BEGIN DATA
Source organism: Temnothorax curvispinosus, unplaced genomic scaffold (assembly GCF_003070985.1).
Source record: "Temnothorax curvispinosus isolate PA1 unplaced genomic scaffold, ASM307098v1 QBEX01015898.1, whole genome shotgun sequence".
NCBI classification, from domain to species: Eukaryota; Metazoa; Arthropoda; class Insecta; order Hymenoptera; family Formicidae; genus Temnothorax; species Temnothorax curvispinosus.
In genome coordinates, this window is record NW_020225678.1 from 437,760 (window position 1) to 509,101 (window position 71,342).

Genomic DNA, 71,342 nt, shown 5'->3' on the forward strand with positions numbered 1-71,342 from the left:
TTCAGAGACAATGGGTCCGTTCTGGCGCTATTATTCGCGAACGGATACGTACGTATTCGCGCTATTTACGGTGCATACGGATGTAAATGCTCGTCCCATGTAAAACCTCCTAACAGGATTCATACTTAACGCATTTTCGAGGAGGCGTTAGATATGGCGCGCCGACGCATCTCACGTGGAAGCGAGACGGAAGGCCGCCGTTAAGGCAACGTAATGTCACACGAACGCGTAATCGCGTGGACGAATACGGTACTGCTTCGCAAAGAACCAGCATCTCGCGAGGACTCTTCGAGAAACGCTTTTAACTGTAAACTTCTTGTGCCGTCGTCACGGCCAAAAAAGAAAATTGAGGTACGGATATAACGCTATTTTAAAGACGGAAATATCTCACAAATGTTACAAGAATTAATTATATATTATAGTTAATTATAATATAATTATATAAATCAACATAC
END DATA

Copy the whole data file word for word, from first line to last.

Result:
Source organism: Temnothorax curvispinosus, unplaced genomic scaffold (assembly GCF_003070985.1).
Source record: "Temnothorax curvispinosus isolate PA1 unplaced genomic scaffold, ASM307098v1 QBEX01015898.1, whole genome shotgun sequence".
NCBI classification, from domain to species: Eukaryota; Metazoa; Arthropoda; class Insecta; order Hymenoptera; family Formicidae; genus Temnothorax; species Temnothorax curvispinosus.
In genome coordinates, this window is record NW_020225678.1 from 437,760 (window position 1) to 509,101 (window position 71,342).

Genomic DNA, 71,342 nt, shown 5'->3' on the forward strand with positions numbered 1-71,342 from the left:
TTCAGAGACAATGGGTCCGTTCTGGCGCTATTATTCGCGAACGGATACGTACGTATTCGCGCTATTTACGGTGCATACGGATGTAAATGCTCGTCCCATGTAAAACCTCCTAACAGGATTCATACTTAACGCATTTTCGAGGAGGCGTTAGATATGGCGCGCCGACGCATCTCACGTGGAAGCGAGACGGAAGGCCGCCGTTAAGGCAACGTAATGTCACACGAACGCGTAATCGCGTGGACGAATACGGTACTGCTTCGCAAAGAACCAGCATCTCGCGAGGACTCTTCGAGAAACGCTTTTAACTGTAAACTTCTTGTGCCGTCGTCACGGCCAAAAAAGAAAATTGAGGTACGGATATAACGCTATTTTAAAGACGGAAATATCTCACAAATGTTACAAGAATTAATTATATATTATAGTTAATTATAATATAATTATATAAATCAACATAC